Antibodies are the most commonly used tools in biological research. They are used in various applications such as Western Blot (WB), Immunoprecipitation (IP), Immunofluorescence (IF), Immunohistochemistry (IHC), and enzyme-linked immunosorbent assays (ELISA).
You can also visit https://www.bosterbio.com/featured-products to know more about rabbit and mouse antibodies. The two most common hosts for research antibodies are rabbits and mice, but what is the difference between rabbit and mouse antibodies? Which antibody is best for your test?
Antigen recognition and multiple antibody reservoirs
Rabbits as hosts have a high success rate with more antigens than mice. In mice, antigens such as small molecules and peptides are often non-immunogenic, while rabbits produce the desired antibodies against antigens, including small molecules, peptides, and post-translational modification sites (PTMs).
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The rabbit antiserum produced consisted of a greater variety of antibodies than the mouse antiserum.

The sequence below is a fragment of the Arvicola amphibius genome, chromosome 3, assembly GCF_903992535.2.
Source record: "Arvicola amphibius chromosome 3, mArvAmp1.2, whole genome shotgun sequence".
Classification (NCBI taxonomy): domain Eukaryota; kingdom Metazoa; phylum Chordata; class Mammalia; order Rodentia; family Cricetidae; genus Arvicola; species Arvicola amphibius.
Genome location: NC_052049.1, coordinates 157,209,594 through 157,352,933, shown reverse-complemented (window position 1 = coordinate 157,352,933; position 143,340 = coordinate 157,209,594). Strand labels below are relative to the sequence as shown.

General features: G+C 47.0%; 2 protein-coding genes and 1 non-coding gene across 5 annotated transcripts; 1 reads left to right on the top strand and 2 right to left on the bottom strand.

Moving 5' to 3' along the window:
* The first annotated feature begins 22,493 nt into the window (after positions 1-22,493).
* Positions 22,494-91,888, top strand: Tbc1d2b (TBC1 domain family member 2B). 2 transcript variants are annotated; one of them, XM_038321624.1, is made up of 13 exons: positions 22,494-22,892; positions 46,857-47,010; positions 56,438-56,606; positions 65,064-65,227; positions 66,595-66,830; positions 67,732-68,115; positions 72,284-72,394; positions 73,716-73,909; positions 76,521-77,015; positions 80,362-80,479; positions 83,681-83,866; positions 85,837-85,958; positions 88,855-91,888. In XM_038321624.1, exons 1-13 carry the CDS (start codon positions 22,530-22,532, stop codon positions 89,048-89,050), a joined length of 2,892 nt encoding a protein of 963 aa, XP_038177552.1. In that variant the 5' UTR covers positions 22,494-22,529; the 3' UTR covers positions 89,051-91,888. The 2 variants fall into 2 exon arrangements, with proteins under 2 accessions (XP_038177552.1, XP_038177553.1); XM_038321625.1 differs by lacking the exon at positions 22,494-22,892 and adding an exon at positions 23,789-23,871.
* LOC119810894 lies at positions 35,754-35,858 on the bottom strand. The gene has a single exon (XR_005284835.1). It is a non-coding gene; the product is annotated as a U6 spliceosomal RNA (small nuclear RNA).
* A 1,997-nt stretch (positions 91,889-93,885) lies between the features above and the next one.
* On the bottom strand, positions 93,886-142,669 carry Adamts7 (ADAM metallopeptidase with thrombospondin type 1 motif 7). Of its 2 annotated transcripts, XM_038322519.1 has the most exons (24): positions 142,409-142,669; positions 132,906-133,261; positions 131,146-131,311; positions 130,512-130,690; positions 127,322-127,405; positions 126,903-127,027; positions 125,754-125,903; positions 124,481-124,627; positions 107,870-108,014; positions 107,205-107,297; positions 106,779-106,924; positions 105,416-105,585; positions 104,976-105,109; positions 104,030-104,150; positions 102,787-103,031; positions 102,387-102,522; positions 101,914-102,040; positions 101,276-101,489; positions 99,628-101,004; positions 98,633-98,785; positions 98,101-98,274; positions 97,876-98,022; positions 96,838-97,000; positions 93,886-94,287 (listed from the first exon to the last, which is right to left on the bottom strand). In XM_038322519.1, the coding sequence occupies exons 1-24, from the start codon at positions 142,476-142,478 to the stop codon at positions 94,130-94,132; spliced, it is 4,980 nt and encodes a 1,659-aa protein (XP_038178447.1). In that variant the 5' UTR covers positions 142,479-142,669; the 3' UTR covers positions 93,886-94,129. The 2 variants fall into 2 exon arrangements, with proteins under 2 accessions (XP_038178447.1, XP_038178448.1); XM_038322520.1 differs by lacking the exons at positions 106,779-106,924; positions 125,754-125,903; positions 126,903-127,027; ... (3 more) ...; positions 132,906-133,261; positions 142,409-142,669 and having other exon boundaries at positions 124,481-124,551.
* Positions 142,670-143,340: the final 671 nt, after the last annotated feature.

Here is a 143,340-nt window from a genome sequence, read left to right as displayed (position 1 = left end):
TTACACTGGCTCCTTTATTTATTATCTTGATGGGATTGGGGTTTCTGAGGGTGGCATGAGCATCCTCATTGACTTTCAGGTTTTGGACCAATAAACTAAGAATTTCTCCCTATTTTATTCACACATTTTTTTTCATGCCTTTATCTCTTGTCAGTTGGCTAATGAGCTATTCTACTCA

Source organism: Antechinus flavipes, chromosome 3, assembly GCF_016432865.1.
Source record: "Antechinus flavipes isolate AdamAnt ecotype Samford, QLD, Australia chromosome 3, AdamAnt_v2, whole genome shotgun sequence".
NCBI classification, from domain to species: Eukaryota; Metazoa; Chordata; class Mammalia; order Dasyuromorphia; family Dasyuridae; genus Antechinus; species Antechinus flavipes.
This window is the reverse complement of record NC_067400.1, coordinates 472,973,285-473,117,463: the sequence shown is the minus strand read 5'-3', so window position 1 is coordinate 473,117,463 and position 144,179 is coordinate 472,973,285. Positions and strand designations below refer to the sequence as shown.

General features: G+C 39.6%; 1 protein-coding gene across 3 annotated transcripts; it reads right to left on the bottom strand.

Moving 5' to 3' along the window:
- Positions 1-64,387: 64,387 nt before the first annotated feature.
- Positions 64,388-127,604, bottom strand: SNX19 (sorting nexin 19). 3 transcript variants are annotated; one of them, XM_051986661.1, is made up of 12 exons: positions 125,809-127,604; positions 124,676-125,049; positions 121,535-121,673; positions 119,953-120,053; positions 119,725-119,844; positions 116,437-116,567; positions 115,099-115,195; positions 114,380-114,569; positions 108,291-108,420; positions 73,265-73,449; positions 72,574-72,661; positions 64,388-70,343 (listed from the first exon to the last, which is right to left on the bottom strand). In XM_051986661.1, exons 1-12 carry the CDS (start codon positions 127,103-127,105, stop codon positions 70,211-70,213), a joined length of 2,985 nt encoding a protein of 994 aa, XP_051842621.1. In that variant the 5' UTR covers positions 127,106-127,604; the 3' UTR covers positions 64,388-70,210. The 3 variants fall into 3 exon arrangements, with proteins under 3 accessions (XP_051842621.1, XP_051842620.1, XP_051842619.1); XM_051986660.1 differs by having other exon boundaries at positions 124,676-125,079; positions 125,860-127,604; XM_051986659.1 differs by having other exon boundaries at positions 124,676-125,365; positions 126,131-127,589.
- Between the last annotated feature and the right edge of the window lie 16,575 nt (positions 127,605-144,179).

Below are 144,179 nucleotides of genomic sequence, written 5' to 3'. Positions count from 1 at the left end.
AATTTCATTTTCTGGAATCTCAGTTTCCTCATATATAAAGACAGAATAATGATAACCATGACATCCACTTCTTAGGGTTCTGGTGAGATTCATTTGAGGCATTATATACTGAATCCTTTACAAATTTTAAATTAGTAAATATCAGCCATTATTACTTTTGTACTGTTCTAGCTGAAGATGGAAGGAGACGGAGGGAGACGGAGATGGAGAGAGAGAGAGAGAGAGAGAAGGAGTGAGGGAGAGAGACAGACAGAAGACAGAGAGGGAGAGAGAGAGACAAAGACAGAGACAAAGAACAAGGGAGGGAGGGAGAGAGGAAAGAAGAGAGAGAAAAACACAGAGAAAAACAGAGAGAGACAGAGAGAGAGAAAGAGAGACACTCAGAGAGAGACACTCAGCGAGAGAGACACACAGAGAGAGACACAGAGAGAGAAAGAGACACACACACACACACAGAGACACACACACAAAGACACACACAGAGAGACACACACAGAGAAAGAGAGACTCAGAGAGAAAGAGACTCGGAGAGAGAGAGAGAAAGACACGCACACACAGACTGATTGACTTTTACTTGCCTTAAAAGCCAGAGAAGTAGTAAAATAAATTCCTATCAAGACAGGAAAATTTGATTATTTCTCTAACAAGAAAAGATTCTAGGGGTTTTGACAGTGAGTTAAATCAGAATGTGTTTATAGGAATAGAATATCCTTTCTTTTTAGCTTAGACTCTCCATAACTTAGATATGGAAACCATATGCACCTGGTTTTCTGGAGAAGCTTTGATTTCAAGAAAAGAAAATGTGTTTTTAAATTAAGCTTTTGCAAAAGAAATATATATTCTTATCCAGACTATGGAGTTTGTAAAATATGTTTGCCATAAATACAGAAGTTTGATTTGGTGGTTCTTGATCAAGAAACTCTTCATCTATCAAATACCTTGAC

In addition, antibodies produced in rabbits usually recognize more protein antigen epitopes than antibodies in mice because rabbits have less immunodominance.
Affinity and specificity
In general, rabbit antibodies have better affinity and specificity than mouse antibodies. Rabbit antibodies are highly specific antibodies that can bind to proteins in the picomolar range, while mouse antibodies recognize proteins in the nanomolar range with medium/high specificity.
Antibodies made in mice are generally suitable for general applications such as WB, ELISA, flow cytometry, and IP. However, they tend not to produce satisfactory results in staining applications such as immunohistochemistry (IHC) and immunocytochemistry (ICC).
In comparison, rabbit antibodies performed better in this assay, especially when used on tissue samples from mice.
Mouse antibodies require a shorter immunization time due to the size of the host. Rats usually need one and a half months of immunization, rabbits two to three months.